Standard 15

STANDARD 15 

STRATEGIC MANAGEMENT: School/program engages in a continuous improvement process for STEM.

INITIATIVES/ACTIONS: 
- Providing training, support, and supplies to help teachers to implement STEM
- Purposeful planning for growth in the areas of STEM 




What Does It Look Like?

Since the inception of our school wide STEM initiative, staff members have been engaged in a continuous improvement process. The STEM leadership team has observed a marked increase over time of STEM implementation. We have altered our schedule to include engineering for all students in grades three through five.  Computer science has been added for all students which teaches them coding in addition to the computer science and digital learning standards.  In order to have a consistent language, we have adjusted our Lego Lab curriculum to reflect the school wide use of the engineering design process. A Makerspace studio has been incorporated into the learning commons (media center) where students have free choice opportunities to develop reasoning skills and creativity.  Each year we have seen an increase in the STEM processes being incorporated by teachers in all content areas. In fact, there has been a huge commitment from social studies teachers who were once reluctant to include STEM integration into their content instruction.  Now, they rave about how much more the students learn through doing STEM activities correlated to what they are teaching. Projects such as Trench Warfare, The Hooverville Shanty, Assembly Lines, and the Oxidation of the Statue of Liberty are making history come to life for these students.




After our initial certification, the STEM leadership team discussed how we wanted to proceed with growing STEM in our school. One of the specific initiatives that has been put in place is multiple in-house professional development sessions that provide teachers the knowledge to gain confidence in including STEM in their curriculum. One area that we have noticed progress is within the Montessori classrooms. They used to rely solely on their established Montessori curriculum, but now that they had more training in STEM, they are incorporating STEM lessons regularly. Some examples include "Shoes Across Africa '' and "Camel Racing" challenges. For several years now, we have STEM challenge days for all students in our building.  Each year we add additional opportunities for school wide STEM challenges.  The challenges were judged by local community members and educators.    For example, through our One School, One Book initiative, teachers implement STEM challenges based on the contents of the book and grade level standards. The whole school celebrated the completion of the book by coming to the engineering lab to test the various ship designs they had created. What type of boat can hold the most weight, and who can get to safety the fastest as they raced down the inflatable waterway were questions on everyone’s mind. The discussions on how to make improvements to their ships were rich and insightful.  Many teachers added additional STEM projects based on the novel such as constructing clock towers and creating the setting for the story out of Lego® bricks.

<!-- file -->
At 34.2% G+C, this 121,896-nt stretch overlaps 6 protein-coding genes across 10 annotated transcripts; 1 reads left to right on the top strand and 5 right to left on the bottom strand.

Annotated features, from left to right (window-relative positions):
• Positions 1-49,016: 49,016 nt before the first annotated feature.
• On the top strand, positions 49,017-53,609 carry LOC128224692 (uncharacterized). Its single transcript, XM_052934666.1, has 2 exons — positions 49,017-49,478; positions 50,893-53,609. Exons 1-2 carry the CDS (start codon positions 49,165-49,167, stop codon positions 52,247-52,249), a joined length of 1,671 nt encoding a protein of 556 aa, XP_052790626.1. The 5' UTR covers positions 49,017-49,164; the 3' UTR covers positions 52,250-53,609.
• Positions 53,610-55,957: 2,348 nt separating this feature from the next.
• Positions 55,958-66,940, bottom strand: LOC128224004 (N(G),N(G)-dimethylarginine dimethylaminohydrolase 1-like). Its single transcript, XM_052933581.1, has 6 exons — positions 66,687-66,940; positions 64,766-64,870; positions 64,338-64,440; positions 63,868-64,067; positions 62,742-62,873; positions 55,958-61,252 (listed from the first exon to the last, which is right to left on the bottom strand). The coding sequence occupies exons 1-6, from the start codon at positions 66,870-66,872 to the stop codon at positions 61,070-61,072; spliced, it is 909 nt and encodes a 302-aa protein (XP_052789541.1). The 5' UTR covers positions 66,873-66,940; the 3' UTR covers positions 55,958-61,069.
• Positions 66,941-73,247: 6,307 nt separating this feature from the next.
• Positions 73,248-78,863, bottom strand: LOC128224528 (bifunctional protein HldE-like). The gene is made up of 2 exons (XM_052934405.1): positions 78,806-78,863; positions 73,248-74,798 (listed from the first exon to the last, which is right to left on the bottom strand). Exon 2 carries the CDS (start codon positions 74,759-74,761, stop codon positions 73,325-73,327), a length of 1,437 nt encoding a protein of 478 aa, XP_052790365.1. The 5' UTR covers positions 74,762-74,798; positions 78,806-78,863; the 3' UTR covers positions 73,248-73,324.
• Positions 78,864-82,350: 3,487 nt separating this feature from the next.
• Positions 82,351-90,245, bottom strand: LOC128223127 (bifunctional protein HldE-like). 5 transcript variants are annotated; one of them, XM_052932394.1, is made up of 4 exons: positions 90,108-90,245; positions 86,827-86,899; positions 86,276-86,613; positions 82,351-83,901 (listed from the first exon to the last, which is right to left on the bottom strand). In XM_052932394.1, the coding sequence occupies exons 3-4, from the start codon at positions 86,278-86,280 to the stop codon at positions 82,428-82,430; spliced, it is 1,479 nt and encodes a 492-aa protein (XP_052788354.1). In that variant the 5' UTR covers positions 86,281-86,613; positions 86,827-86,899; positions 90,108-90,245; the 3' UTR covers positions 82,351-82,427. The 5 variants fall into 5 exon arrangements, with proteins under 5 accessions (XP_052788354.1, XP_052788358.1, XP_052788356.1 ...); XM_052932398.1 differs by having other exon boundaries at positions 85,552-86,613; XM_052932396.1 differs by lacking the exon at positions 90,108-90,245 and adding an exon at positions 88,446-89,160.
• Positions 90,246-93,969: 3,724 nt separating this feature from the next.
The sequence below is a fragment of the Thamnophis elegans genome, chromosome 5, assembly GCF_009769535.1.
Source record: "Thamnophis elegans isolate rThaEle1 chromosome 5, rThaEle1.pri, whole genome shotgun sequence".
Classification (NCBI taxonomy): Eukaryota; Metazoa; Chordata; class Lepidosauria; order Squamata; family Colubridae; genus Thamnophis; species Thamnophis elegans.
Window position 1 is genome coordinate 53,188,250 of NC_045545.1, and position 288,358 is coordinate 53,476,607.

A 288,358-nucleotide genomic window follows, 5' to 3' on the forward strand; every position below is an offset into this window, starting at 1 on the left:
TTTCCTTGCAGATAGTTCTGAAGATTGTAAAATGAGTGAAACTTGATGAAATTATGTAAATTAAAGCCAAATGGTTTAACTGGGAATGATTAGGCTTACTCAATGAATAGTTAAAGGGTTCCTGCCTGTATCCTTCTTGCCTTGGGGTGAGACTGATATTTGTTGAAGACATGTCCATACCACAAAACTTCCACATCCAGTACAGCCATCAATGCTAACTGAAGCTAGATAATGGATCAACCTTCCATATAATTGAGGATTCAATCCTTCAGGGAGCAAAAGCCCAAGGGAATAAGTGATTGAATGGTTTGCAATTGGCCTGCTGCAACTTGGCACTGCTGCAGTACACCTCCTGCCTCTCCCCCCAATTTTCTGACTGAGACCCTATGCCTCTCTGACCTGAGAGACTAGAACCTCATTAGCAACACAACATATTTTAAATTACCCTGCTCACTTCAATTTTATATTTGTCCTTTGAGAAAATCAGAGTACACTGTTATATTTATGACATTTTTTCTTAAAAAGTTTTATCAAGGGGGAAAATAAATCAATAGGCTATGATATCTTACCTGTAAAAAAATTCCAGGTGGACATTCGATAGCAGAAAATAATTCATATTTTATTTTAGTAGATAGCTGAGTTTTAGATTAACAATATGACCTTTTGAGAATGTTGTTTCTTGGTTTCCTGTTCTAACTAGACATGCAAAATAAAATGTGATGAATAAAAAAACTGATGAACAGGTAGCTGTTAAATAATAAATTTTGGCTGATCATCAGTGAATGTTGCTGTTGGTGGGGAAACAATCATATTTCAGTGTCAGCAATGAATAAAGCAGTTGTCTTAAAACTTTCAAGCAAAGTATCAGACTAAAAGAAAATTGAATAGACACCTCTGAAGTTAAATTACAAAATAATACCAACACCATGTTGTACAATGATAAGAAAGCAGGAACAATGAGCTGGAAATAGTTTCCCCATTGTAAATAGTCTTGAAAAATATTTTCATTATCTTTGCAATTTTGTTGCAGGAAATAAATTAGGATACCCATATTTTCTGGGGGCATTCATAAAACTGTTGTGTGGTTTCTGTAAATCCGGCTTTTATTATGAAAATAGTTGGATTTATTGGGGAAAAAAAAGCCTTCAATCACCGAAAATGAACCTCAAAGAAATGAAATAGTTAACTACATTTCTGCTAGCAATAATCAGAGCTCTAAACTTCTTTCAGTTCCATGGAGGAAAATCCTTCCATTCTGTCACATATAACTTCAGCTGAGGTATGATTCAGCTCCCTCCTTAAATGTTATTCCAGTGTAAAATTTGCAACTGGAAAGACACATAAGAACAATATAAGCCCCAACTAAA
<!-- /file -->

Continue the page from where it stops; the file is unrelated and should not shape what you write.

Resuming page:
We realized that we needed to place more emphasis on including our families in our STEM journey. We began by having a STEM night where families came to learn about STEM practices and participate in a STEM challenge.  We have expanded this night to provide parents with suggestions as to how they can use everyday items to provide these types of learning experiences at home.  Families who win the challenge get a prize and all children receive a small take home item to help them be creative out of school! Thefamily night is always a great deal of fun as parents work with their children to create their solutions to the instant challenges.

The School Improvement Council also worked to increase STEM experiences at Beaufort Elementary. One of their first initiatives was to plan STEM related field trips throughout the state of South Carolina. If you were in attendance from Pre-K to 5th grade, you would have experienced seven different STEM field trips as related to grade level standards. Many of these students would never have the benefit of going to the South Carolina Aquarium, the Riverbanks Zoo, riding a boat at the Maritime Center, visiting a planetarium, or going to Edventure if not through school. The exposure to vocabulary and creation of background knowledge these experiences provide will help prepare these students for future learning.

Strengths

Our strength is the intentionality with which we plan and carry out the STEM initiatives to provide a multitude of experiences for students in our building. The dedication of core team members to ensure that STEM is implemented with fidelity across our curriculum.

Sustainability

Leadership decisions allocate funds for the field trips and supplies to support STEM through the use of Title I money. The SIC provides input on the decisions about how federal money will be spent so that it is most beneficial to student achievement.

Challenges

An area we would like to improve upon is the level of parent and community involvement.

Continuous Improvement

We strive to include more involvement in the planning and implementation of STEM activities and challenges. A goal of our SIC is to find STEM based community partners to interact with the students.